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Sodium azide

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Sodium azide
Sodium azide 01.JPGSodium azide.png
General
Systematic name Sodium trinitride
Other names Smite, Azium
Molecular formula NaN3
Molar mass 65.0099 g/mol
Appearance Colorless to white solid
CAS number 26628-22-8[1]
Properties
Density and phase 1.846 g/cm3 (20 °C) Solid
Solubility in water 40.8 g/100 mL (20 °C)
Melting point 275 °C Violent decomposition
Boiling point 300 °C
Acidity (pKa) 4.8[1]
Structure
Crystal structure Hexagonal
Hazards
MSDS Material safety data sheet
Main hazards Highly toxic and explosive
NFPA 704

NFPA 704 svg.png

0
3
3
 
Flash point 300°C
R/S statement R: R28, R32, R50/53
S: (S1/2), S28, S45, S60, S61
RTECS number VY8050000[1]
Related compounds
Other anions Sodium cyanide
Other cations Potassium azide, Ammonium azide[1]
Except where noted otherwise, data are given for
materials in their standard state (at 25 °C, 100 kPa)
Disclaimer and references

Sodium azide exists as a white crystalline powder. It can be found in many things but it's main use is in airbags. Sodium azide is a very dangerous compound and it should be handled with extreme caution. It is highly reactive and it can be explosive if heated or if it comes into contact with solid metals. If sodium azide is not handled properly it can cause death.[2]

Properties

Sodium azide is a white crystalline powder. It is unstable and can be very dangerous. When heated to 300 degrees Celsius it decomposes rapidly, which results in an explosion.[3] Sodium azide is a rapidly reacting compound that can be deadly. When mixed with water or an acid it can form a poisonous gas. This gas can be deadly if inhaled because sodium azide can prevent the body from using oxygen. Sodium azide also reacts with solid metals to form hydrazoic acid, which is also dangerous.[2]

Synthesis

There are a few ways to produce sodium azide. One way is to dissolve 40 grams of sodium hydroxide into 500 ml of ethyl alcohol. Then one filters the solution formed from this to remove any impurities. After that n-butyl nitrite is added to the solution, and then the solution is formed. This reaction yields sodium azide, butyl alcohol, and water.[4]

Another way to produce sodium azide is to dissolve five grams of hydrazine hydrate into 50 ml of ether. The solution is then cooled, and then sodium methoxide and ethyl nitrite are added. The solution is then brought slowly up to room temperature. Sodium azide crystals are then filtered out with a mixture of methanol and ether.[4]

Uses

Picture of an expanded airbag.

Sodium azide is used for many things, but one of the greatest uses for it is in airbags. When a car crashes, sensors in the car detect the collision and send electric signals to an igniter compound. The igniter compound then detonates heating up the sodium azide. When sodium azide is heated it quickly decomposes into sodium and nitrogen. The nitrogen formed from this reaction fills up the airbag. This only requires 130 grams of sodium azide to produce 67 liters of nitrogen gas, so it is very practical. The reaction is also very quick, only 0.03 seconds to completely fill the airbag with nitrogen gas. Sodium azide has saved many lives because of how it decomposes when heated.[5]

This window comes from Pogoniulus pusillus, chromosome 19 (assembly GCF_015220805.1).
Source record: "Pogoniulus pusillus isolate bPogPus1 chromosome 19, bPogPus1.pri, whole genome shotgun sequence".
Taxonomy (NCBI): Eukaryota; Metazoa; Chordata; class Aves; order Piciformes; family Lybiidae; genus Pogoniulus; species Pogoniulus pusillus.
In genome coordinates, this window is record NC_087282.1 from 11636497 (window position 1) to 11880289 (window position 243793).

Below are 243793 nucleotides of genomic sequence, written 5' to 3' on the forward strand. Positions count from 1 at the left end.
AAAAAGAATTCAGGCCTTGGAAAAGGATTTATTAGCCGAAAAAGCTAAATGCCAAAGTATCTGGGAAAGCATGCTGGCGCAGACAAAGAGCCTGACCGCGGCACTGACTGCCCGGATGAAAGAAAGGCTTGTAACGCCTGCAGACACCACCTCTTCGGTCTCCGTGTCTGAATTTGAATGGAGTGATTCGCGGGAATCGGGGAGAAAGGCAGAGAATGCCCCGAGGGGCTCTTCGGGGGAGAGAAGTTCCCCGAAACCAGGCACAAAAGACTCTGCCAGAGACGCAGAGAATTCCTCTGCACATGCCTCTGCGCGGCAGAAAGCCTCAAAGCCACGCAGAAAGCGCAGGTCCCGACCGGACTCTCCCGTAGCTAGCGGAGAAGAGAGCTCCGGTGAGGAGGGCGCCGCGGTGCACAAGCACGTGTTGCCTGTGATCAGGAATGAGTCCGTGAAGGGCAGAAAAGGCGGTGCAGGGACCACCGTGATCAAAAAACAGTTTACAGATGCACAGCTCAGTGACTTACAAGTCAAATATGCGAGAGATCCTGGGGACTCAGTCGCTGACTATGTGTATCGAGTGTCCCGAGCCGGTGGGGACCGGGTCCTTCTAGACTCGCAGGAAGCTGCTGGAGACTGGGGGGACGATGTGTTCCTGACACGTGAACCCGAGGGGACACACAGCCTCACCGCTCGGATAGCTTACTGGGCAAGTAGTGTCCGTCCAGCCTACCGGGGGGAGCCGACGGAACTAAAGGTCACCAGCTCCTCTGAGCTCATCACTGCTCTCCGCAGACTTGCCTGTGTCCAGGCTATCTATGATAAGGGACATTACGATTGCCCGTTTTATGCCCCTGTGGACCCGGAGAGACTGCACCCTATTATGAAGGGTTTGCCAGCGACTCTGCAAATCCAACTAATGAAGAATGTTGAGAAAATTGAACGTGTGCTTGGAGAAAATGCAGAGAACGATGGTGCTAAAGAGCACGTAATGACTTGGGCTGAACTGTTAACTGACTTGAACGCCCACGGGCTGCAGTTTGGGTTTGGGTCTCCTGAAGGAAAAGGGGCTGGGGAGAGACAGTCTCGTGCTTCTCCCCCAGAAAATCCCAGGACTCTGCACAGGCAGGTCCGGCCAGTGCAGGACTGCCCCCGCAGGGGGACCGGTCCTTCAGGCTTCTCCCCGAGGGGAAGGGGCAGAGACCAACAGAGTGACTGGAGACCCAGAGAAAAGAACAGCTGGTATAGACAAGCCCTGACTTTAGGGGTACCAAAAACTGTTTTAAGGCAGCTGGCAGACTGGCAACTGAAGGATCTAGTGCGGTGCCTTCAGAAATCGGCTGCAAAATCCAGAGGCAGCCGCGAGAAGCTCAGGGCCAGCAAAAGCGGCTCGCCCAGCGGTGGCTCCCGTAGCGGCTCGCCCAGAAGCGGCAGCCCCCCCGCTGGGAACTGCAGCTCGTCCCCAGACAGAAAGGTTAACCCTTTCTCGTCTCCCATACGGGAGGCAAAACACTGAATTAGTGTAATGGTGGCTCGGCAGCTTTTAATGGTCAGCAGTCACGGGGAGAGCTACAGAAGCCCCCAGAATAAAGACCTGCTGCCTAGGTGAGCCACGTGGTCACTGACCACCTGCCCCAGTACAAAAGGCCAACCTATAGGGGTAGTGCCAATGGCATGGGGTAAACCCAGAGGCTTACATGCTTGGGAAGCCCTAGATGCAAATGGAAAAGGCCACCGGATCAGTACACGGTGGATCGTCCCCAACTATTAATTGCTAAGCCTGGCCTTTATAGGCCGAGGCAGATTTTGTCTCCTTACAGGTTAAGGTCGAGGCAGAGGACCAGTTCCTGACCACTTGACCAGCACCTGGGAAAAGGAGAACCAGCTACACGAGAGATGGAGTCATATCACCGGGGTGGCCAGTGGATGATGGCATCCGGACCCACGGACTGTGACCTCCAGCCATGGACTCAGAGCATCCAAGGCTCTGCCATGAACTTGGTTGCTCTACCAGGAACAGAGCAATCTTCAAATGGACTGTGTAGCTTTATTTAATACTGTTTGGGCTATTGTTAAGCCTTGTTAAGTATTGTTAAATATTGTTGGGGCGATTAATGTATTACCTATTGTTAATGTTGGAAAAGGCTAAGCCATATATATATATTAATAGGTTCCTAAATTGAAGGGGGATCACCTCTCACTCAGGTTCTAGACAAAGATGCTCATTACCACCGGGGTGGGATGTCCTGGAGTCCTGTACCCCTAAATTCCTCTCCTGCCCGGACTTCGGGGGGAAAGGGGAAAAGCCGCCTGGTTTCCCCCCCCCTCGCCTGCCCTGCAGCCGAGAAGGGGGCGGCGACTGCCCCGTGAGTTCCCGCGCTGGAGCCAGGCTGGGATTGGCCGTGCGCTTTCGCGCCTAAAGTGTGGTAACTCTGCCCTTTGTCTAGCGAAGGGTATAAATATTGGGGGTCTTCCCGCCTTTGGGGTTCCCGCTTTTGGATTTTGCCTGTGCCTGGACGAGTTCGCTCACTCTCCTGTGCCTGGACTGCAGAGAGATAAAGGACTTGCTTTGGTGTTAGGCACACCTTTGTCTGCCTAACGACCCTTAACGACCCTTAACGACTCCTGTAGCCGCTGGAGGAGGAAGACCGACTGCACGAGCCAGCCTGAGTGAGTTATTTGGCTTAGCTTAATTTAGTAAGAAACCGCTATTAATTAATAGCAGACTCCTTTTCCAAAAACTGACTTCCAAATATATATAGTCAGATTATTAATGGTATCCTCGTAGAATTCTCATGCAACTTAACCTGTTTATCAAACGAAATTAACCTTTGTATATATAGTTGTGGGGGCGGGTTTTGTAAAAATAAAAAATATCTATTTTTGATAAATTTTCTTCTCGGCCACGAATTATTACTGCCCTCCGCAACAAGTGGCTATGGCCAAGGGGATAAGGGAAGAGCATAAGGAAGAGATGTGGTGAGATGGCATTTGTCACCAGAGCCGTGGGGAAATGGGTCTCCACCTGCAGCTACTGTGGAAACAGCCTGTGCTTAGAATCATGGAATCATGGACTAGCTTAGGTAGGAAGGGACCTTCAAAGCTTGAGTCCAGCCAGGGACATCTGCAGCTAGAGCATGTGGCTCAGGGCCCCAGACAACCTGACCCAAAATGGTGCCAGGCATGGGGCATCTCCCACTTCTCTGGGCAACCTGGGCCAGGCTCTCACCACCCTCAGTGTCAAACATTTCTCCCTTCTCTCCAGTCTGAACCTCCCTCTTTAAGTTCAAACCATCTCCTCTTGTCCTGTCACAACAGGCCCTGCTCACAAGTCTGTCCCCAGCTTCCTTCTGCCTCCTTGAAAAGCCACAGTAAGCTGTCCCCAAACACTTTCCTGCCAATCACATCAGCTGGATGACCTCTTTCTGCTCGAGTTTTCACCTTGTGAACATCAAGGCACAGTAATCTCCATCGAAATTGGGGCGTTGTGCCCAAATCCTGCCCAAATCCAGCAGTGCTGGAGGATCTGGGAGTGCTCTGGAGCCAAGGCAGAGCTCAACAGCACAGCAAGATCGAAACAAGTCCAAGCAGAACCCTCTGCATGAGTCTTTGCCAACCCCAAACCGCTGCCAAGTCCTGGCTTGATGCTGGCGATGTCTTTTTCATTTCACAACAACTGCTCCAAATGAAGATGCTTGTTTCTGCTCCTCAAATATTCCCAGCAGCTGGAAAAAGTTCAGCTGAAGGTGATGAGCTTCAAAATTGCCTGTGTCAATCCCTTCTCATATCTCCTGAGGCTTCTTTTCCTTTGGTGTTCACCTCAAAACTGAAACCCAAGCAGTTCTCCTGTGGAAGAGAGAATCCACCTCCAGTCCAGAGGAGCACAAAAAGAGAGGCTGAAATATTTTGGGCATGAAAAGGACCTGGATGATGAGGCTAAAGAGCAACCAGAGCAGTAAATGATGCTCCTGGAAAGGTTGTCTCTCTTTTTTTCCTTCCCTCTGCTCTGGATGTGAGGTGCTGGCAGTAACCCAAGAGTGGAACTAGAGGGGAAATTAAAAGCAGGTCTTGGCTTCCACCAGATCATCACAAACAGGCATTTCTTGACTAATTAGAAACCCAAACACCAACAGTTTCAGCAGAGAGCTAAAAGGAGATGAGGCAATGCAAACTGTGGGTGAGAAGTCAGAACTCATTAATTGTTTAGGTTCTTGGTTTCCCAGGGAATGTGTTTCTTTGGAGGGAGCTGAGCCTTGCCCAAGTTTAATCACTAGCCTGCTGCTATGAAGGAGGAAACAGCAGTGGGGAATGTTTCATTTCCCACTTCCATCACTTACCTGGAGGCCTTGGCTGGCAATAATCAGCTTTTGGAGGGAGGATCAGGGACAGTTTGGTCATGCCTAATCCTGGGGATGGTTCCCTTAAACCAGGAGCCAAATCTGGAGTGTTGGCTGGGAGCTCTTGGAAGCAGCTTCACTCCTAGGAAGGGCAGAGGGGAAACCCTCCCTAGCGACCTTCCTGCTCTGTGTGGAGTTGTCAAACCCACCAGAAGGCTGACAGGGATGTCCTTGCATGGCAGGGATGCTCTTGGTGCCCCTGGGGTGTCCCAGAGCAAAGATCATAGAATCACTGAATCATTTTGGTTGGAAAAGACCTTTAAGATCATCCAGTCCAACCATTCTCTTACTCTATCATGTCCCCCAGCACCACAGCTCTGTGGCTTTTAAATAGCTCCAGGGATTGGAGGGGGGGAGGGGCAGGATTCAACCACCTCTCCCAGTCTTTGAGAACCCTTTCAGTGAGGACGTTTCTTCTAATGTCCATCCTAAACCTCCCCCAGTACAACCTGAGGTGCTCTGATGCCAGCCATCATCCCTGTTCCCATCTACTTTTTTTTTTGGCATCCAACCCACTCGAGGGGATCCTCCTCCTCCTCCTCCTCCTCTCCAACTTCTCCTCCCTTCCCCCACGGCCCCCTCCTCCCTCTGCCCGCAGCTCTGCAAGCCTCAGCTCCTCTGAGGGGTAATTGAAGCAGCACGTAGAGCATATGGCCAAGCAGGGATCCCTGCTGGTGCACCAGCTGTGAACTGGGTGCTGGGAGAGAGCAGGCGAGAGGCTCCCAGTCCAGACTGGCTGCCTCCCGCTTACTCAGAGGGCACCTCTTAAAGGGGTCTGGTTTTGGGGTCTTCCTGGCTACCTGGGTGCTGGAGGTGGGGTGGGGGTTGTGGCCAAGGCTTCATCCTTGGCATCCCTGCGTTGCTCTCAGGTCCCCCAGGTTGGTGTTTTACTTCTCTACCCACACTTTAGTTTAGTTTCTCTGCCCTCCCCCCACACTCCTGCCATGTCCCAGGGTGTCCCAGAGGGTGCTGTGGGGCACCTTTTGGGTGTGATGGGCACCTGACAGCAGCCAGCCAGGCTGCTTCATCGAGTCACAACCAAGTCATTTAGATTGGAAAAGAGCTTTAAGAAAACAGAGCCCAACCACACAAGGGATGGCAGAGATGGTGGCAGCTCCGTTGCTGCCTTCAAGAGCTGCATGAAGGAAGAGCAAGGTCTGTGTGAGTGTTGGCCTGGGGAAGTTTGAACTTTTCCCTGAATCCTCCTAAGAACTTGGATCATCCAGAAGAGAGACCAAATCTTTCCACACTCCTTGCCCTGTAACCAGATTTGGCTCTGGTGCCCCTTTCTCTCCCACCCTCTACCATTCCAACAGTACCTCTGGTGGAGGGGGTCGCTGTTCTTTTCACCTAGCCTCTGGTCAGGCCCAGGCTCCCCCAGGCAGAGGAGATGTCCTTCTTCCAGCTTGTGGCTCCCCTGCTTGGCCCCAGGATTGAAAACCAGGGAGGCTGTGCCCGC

Sodium azide also has a few other uses. It is used as a preservative of chemicals in hospitals and in laboratories. Sodium azide can also be used in agriculture as a pesticide. Because sodium azide is so rapidly acting, it can be used as a detonator in explosives.[2]

Safety

Warning sodium azide is extremely toxic.

Sodium azide should be handled with extreme caution. It can be very dangerous and possibly cause death if not handled properly. When sodium azide is heated or if it comes into contact with a solid metal it explodes. This is one of the greatest dangers of sodium azide, but it is not the only one. When sodium azide reacts with water it forms a powerful acid. Sodium azide is also deadly if inhaled or ingested. Sodium azide should be handled very carefully. Also when disposing of sodium azide, one must be extremely careful. If it is rinsed down the sink it will explode if it comes into contact with copper piping.[6]

If someone is poisoned by sodium azide, they need to seek medical attention as soon as possible. Exposure to sodium azide can lead to death in many cases. If someone is exposed they need to take off all their clothing and wash their body thoroughly. They also need to leave the area where the sodium azide was as soon as possible. Treatment to sodium azide exposure is just supportive and there is no antidote to sodium azide poisoning. One should be very careful around sodium azide to prevent sodium azide exposure.[7]

Video

Video about how sodium azide reacts quickly and how it can be used in airbags.

References

  1. 1.0 1.1 1.2 1.3 Sodium azide Wikipedia. Web. Last modified on November 4, 2015. Unknown Author.
  2. 2.0 2.1 2.2 Facts About Sodium Azide CDC. Last updated on April 10, 2013. Unknown author
  3. Sodium Azide Cameo Chemicals. Web. Accessed on April 30, 2016. Unknown Author
  4. 4.0 4.1 Preparation of sodium azide Prep Chem. Web. Published July 4, 2015. Author Unknown
  5. Merola, Joseph. How do air bags work? scientificamerican. Published October 25, 1999.
  6. Inglis-Arkell, Esther. Sodium Azide Is The Nastiest Chemical That Ever Saved Lives io9. Web. Published on April 1, 2015.
  7. SODIUM AZIDE : Systemic Agent CDC. Web. Last updated on November 20, 2014. Unknown Author